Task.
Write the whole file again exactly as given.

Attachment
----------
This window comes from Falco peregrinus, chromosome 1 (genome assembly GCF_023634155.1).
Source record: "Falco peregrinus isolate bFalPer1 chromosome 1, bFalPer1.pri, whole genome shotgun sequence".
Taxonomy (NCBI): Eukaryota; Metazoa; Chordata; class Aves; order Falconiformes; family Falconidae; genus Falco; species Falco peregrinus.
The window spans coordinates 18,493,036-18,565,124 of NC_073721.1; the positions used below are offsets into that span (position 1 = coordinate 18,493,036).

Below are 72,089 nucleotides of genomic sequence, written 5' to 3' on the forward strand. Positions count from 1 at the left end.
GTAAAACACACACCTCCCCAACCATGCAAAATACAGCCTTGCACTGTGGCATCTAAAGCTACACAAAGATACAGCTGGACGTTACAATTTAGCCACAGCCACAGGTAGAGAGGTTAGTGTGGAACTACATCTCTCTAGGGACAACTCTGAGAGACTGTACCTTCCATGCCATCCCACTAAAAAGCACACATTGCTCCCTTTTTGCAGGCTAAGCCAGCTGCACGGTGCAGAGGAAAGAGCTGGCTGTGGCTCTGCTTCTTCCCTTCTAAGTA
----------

This window comes from Falco peregrinus, chromosome 1 (genome assembly GCF_023634155.1).
Source record: "Falco peregrinus isolate bFalPer1 chromosome 1, bFalPer1.pri, whole genome shotgun sequence".
Taxonomy (NCBI): Eukaryota; Metazoa; Chordata; class Aves; order Falconiformes; family Falconidae; genus Falco; species Falco peregrinus.
The window spans coordinates 18,493,036-18,565,124 of NC_073721.1; the positions used below are offsets into that span (position 1 = coordinate 18,493,036).

Below are 72,089 nucleotides of genomic sequence, written 5' to 3' on the forward strand. Positions count from 1 at the left end.
GTAAAACACACACCTCCCCAACCATGCAAAATACAGCCTTGCACTGTGGCATCTAAAGCTACACAAAGATACAGCTGGACGTTACAATTTAGCCACAGCCACAGGTAGAGAGGTTAGTGTGGAACTACATCTCTCTAGGGACAACTCTGAGAGACTGTACCTTCCATGCCATCCCACTAAAAAGCACACATTGCTCCCTTTTTGCAGGCTAAGCCAGCTGCACGGTGCAGAGGAAAGAGCTGGCTGTGGCTCTGCTTCTTCCCTTCTAAGTA